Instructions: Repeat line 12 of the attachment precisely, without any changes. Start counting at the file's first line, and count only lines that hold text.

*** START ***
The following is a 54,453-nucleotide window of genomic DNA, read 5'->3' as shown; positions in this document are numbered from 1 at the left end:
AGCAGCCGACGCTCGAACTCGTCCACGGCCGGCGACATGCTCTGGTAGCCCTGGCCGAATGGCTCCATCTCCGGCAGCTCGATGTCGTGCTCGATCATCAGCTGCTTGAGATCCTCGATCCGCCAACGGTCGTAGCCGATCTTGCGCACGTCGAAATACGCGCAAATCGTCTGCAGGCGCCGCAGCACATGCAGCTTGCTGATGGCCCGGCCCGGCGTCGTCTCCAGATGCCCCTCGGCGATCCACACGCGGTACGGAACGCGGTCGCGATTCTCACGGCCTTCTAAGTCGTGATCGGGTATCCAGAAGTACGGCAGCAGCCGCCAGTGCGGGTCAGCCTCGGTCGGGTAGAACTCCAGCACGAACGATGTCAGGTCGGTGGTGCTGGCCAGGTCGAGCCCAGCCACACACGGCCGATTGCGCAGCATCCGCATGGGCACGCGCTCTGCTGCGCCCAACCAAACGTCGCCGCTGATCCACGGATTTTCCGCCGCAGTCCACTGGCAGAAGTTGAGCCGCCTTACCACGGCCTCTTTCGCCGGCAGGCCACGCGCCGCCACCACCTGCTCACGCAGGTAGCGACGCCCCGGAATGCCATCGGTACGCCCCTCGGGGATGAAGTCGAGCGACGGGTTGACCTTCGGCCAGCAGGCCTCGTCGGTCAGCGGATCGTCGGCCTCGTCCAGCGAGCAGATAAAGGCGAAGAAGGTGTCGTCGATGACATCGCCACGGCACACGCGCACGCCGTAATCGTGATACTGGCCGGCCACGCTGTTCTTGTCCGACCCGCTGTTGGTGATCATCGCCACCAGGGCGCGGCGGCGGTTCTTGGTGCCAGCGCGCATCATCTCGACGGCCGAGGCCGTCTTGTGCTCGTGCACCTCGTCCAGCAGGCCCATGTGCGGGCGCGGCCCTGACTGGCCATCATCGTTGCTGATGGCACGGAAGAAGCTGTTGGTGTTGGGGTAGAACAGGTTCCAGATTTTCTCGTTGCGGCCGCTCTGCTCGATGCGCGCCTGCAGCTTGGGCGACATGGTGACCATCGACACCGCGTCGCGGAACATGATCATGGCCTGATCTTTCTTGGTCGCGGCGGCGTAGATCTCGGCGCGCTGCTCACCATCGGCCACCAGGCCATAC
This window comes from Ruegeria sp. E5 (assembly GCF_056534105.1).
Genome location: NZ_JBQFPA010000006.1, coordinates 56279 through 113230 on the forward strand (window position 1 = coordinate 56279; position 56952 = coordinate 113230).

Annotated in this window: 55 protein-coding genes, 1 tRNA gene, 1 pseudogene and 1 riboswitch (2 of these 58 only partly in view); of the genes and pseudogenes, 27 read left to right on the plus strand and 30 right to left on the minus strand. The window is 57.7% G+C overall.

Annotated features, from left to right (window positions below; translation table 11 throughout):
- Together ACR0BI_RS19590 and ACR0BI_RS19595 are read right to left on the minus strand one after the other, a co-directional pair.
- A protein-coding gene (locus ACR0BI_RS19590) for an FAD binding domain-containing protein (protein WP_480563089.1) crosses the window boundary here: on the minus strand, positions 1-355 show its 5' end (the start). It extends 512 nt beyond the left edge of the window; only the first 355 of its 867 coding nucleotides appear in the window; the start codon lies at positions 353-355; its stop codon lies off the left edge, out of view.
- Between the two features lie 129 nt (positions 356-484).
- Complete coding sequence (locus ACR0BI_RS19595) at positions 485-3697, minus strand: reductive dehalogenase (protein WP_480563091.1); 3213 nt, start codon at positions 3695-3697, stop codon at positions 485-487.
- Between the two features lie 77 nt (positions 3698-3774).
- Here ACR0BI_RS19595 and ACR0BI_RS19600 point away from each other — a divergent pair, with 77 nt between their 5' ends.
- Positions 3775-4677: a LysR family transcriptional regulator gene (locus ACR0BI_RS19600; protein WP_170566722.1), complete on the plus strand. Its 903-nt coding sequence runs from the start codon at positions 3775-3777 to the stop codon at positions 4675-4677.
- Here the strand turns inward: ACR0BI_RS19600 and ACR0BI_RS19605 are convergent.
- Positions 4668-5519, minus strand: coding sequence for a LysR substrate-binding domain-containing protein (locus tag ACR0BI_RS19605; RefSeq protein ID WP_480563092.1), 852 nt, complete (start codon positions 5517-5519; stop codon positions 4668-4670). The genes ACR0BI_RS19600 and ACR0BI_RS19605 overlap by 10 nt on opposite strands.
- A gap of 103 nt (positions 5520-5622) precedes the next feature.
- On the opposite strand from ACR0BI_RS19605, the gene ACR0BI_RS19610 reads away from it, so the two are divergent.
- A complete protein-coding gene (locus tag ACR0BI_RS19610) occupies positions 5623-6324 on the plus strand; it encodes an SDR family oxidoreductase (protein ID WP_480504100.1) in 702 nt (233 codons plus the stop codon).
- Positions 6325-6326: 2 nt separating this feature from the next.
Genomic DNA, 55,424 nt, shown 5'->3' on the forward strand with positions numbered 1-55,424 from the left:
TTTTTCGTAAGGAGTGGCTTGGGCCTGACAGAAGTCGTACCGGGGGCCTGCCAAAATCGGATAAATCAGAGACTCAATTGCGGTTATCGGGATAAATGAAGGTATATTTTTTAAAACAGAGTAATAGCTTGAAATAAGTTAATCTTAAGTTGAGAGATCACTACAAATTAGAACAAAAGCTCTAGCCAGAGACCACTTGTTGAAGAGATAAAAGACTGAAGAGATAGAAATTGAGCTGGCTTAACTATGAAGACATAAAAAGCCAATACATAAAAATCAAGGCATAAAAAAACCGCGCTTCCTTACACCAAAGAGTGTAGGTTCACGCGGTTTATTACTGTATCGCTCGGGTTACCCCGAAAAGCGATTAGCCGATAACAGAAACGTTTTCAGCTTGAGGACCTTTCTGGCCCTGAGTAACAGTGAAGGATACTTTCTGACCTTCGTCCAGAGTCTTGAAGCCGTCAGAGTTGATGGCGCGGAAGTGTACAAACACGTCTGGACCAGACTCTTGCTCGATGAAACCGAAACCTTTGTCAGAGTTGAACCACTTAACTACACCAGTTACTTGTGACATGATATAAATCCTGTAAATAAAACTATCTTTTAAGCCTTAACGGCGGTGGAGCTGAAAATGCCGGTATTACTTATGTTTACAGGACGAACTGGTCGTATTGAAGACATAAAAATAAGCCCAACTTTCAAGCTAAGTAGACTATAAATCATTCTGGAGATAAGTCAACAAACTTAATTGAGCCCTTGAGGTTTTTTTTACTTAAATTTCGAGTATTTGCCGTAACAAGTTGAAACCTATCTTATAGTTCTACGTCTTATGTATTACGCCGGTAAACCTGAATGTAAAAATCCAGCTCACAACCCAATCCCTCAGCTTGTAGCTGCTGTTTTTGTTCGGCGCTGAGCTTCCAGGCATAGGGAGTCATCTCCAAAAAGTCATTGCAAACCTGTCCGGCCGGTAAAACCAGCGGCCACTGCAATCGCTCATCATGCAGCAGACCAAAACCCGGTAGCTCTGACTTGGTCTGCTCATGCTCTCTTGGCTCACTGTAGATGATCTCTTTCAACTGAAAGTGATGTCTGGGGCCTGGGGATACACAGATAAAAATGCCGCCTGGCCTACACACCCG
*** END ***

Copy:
- Here ACR0BI_RS19595 and ACR0BI_RS19600 point away from each other — a divergent pair, with 77 nt between their 5' ends.